Interesting Facts About the Korean War

  The Armed Forces History Museum has a number of dioramas in its Korean War Gallery.  They include the Inchon Landing, MASH and the Battle of Chosin Reservoir to name a few.  The museum also has a fully restored, fully operational M47 Patton Tank and an M41 Walker Bulldog Tank.       Below is a list of interesting facts about the Korean War: The war started on 25 June 1950 after 75,000 N. Korean soldiers crossed over the 38th parallel in an attempt to impose communism on S. Korea. The war lasted from June 25, 1950 to July 27, 1953.  Over 7,000 US soldiers are still missing in action as a result of this war The Korean War resulted in close to 5 million dead, missing in action or wounded.  It is estimated that half of them were civilians. Peace negotiations after the war were fairly uncertain, which resulted in Congress extending the official ending of the war from its actual date – July 27, 1953, to January 3l, 1955.  This assisted with extending benefit eligibility for soldiers. In March of 2013, N. Korea declared the armistice that ended the war in 1953 invalid Though combatants signed a cease-fire to the conflict, there is no treaty or official ending of the war No formal declaration of war was ever declared by the United States.  President Truman never asked Congress. A total of 6.8 million American men and women served in the US military during the Korean conflict.  The United States suffered 54,200 casualties during the hostilities, of which 33,700 were battle related. One of the heroes of the...

Today’s Top Ten Armies (Military Powers) in the World

This list of Top Ten Armies (Military Powers) in the world is subjective at best.  Unless you looked at specific aspects and judged based on that criteria alone, the list cannot be definitive.  One can look at a nation’s defense budget or the size of their enlisted members, or combine the two.  Another area for consideration is the amount of armor a nation has inventoried including tanks, helicopters, aircraft and ships.  This top ten took in a little of all of that, but it is still one perspective looking at the Armies around the world.  Input and educational pieces on other armies not listed here, or any additional information that may have been omitted, are welcomed.   Before listing the top ten, one country fell just short of making the list, but certainly deserves to be mentioned – North Korea.  They not only have one of the largest Special Forces in the world – 120,000 members – they have a very large inventory of armor.   10.  Pakistan Pakistan is known for their good upper leadership.  Founded in 1947, their three branches of service totals more than 600,000 people – all volunteers.  They have close ties to the militaries of the US and China.  Pakistan’s budget of over $5 billion is smaller than all the other top ten militaries, but it does exceed the overall defense budget of a number of other countries around the world.  While Pakistan has about the same number of naval craft as the United Kingdom (see below), they have more aircraft and helicopters and an incredible total of 9,000 tanks and armored vehicles.  They...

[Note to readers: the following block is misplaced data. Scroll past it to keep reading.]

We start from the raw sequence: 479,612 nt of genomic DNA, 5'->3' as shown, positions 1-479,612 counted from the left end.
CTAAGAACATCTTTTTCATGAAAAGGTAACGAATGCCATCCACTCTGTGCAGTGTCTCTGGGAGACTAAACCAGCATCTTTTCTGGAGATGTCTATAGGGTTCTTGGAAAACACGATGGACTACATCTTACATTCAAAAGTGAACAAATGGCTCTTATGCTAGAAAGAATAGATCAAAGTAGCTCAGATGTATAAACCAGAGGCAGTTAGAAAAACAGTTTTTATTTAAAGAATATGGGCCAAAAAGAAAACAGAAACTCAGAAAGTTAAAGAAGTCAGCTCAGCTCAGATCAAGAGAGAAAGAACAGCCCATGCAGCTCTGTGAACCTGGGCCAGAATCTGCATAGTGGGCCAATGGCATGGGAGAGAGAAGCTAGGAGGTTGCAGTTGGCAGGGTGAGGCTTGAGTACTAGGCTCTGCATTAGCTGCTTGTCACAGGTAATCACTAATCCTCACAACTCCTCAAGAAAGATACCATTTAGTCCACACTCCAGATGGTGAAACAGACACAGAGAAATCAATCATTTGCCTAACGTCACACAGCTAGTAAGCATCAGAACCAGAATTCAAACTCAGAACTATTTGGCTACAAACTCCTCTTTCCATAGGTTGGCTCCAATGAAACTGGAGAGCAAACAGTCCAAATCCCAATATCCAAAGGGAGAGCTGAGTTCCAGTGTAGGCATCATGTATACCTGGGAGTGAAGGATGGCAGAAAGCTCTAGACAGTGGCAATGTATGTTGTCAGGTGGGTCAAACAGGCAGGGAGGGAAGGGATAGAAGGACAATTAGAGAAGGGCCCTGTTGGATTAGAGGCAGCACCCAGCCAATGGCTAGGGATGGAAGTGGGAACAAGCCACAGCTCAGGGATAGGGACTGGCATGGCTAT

Working Dogs in the Military

The use of working dogs in the military dates back to ancient times.  Some of the first use of dogs in a military role dates back to the Egyptians, the Greeks, the Persians and the Romans to name a few.  The Greeks and the Romans often used dogs as guards – or sentries – and on patrols.  They were sometimes used in battle.   During the Middle Ages, European Royalty accepted dogs as tokens if they were specifically bred for war.  Other civilizations during that time were known to armor the dogs and use them to defend their caravans or attack oncoming enemies.  During the Seven Year War with Russia, Frederick the Great utilized canines as messengers.  Some believe they were used up until the mid to late 1700s to guard France’s naval installations.   In the United States, the first canine on record to serve in the military is noted during the Seminole War.  Later, during the Civil War, they were used for a variety of reasons including protection and as messengers.   It is believed they were used during WWI as mascots to lift the morale of the men in the trenches.   They were also used during this time to pull small carts containing guns and other necessary supplies.   WWII Canine Roles Canines were used in a variety of roles during World War II.  The USMC used them to assist with overtaking islands in the South Pacific that were occupied by the Japanese Forces.  It was during this time the Doberman Pincher was named the official dog of the United States Marine Corps.  This did not exclude...

The M1942 Bayonet from World War II